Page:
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Wiñay Wayna

The hike to the ruins of Wiñay Wayna is like a hike through time itself. Something about it just feels eternal. Named for the delicate orchids that dot the landscape, the name means “forever young” in the native Andean tongue of Quechua—a name perfectly suited to such an ageless site.    

The ruins date to the mid-15th century, constructed during the days of the powerful Incan Empire. They are one of the stops along the Inca Trail, and the exact purpose of the site is tough to say. It may have been a spiritual or religious destination, or just a place for elders or royalty to rest before arriving at the end of the 26-mile journey to Machu Picchu.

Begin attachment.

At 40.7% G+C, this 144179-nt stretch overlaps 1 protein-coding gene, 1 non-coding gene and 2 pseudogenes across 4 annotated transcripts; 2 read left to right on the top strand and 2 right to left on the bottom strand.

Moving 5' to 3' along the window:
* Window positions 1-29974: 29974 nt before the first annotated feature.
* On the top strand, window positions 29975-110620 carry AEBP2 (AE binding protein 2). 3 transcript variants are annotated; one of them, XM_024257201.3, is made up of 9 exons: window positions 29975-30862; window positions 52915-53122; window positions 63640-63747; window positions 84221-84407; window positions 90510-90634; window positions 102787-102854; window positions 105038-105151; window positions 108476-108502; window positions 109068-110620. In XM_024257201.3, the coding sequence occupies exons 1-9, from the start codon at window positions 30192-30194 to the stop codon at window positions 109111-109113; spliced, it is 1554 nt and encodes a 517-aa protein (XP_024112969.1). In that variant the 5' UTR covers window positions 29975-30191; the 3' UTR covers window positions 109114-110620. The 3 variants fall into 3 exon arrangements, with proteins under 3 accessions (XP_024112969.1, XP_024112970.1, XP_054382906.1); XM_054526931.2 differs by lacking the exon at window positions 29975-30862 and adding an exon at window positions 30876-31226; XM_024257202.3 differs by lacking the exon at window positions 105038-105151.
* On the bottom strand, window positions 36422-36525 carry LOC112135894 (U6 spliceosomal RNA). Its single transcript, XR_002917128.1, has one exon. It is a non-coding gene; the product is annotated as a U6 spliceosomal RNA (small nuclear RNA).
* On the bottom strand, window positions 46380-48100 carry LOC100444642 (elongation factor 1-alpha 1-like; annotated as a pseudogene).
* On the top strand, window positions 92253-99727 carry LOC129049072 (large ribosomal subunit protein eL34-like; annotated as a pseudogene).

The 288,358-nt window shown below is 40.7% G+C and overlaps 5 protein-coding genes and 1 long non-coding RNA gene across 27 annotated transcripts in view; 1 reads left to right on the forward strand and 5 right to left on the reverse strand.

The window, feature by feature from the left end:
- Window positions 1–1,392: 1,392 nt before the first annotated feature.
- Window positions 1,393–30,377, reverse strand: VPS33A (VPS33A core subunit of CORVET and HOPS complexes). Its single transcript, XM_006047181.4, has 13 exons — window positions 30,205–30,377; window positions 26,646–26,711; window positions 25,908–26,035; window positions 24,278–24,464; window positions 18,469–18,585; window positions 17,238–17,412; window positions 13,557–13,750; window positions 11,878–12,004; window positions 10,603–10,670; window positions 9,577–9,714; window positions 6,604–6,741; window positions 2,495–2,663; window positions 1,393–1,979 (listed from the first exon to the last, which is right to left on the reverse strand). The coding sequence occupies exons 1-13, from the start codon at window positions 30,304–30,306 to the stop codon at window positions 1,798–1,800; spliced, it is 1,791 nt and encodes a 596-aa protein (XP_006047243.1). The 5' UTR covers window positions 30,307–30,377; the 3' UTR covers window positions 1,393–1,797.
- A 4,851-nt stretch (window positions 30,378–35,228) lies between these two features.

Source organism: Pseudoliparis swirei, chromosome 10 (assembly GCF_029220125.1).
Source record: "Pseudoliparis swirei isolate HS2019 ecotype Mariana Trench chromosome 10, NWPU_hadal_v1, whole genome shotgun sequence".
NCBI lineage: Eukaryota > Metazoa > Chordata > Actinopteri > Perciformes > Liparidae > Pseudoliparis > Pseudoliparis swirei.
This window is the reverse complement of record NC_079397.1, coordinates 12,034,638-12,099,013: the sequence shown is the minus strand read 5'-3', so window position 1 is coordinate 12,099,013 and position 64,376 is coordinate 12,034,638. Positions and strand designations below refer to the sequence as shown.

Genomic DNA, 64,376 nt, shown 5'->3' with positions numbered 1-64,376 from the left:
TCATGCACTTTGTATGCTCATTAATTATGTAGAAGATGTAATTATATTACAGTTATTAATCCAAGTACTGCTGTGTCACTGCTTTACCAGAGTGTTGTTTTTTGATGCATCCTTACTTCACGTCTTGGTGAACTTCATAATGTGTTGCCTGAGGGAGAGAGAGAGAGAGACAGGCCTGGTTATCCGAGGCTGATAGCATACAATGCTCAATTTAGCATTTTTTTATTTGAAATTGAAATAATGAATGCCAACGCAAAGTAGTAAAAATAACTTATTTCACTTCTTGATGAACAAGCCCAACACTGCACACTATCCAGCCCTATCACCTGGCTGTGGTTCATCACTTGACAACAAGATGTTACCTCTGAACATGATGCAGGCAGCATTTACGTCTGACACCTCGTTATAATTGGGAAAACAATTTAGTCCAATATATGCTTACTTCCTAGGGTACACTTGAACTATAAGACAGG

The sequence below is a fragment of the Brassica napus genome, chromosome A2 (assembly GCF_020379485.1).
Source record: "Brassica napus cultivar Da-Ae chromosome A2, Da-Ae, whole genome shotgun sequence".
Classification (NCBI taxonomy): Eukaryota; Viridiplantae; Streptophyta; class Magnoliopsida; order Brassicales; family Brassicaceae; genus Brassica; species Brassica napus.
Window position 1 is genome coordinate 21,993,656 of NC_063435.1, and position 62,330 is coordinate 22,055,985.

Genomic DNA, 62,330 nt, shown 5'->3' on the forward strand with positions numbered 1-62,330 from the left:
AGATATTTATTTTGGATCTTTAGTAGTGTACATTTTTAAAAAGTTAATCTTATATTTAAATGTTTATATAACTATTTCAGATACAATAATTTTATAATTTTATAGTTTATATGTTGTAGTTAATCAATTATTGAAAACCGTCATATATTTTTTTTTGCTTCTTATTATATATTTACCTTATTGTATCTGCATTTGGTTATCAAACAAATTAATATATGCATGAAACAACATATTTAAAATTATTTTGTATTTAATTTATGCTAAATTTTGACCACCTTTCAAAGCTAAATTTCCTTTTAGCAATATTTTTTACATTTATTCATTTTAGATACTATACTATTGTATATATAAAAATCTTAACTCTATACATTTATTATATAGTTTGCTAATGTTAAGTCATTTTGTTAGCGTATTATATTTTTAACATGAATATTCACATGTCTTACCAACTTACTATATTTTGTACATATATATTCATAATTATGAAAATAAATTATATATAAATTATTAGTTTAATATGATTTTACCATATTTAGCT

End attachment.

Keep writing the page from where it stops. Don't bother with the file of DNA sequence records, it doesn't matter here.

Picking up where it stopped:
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About the source: Atlas Obscura

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